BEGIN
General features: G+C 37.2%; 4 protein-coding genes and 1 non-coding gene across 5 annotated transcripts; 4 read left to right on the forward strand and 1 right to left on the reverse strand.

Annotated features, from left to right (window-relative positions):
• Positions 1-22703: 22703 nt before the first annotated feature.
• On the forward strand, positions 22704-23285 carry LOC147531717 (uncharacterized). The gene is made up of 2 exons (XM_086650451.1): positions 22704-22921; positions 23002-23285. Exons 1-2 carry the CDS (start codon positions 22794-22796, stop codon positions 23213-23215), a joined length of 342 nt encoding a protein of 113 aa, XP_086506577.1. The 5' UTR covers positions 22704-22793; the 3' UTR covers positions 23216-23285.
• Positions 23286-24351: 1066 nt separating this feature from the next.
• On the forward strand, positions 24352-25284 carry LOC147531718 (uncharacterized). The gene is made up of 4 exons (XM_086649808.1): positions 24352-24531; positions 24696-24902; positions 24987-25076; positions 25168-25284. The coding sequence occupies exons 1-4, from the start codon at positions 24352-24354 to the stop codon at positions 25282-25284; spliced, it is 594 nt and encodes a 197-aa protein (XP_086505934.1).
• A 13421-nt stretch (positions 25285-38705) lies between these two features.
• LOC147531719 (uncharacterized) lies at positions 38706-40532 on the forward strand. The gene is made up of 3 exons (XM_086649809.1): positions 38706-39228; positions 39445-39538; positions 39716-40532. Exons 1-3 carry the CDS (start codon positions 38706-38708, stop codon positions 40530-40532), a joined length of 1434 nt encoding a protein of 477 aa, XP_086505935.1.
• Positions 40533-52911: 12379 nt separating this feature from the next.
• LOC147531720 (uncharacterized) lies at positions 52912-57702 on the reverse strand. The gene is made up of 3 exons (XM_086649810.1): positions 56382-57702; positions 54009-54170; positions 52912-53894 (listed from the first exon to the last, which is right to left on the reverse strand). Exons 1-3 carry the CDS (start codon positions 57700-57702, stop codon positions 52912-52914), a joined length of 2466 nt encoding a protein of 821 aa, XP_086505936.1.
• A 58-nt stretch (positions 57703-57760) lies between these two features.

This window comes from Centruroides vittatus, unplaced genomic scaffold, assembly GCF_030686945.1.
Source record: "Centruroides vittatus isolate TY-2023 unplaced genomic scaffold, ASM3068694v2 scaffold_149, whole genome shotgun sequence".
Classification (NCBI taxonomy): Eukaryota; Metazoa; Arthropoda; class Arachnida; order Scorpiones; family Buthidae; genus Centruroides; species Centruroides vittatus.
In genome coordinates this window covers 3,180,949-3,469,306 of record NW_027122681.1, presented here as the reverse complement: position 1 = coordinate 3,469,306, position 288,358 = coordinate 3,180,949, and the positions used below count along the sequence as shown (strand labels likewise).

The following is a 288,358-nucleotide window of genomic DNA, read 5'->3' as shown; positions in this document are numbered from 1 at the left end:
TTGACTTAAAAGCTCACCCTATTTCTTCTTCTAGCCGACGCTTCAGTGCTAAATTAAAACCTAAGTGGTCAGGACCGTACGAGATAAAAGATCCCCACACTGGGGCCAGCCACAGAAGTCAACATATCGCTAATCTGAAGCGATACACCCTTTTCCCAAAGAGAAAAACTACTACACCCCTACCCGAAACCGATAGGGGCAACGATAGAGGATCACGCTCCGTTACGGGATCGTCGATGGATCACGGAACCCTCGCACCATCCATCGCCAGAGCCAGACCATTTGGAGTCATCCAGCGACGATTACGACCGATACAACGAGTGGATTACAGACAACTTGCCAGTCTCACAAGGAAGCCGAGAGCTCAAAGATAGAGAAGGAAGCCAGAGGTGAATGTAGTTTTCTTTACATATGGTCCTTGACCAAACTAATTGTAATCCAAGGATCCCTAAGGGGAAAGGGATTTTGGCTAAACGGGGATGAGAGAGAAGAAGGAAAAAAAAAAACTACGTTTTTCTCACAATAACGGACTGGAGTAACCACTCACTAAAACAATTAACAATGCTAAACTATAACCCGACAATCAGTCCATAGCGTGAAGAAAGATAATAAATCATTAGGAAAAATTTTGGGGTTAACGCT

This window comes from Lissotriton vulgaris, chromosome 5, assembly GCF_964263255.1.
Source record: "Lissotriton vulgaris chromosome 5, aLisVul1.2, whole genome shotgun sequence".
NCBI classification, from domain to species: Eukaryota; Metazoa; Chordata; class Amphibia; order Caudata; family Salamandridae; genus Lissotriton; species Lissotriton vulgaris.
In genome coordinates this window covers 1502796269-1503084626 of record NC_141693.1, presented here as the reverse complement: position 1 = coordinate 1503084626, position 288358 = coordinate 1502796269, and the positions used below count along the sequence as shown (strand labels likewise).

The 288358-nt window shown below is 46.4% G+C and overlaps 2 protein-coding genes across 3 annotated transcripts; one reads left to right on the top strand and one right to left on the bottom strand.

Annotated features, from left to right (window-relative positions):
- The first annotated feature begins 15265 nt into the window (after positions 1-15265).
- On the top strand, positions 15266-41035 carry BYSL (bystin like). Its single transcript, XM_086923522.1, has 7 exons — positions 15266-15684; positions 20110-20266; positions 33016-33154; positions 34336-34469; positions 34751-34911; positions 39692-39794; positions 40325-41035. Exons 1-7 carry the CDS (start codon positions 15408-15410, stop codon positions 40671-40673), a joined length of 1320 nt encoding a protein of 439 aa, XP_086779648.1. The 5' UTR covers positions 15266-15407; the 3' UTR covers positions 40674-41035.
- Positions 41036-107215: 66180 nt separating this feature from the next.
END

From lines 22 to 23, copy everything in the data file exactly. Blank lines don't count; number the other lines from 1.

The 288358-nt window shown below is 46.4% G+C and overlaps 2 protein-coding genes across 3 annotated transcripts; one reads left to right on the top strand and one right to left on the bottom strand.

Annotated features, from left to right (window-relative positions):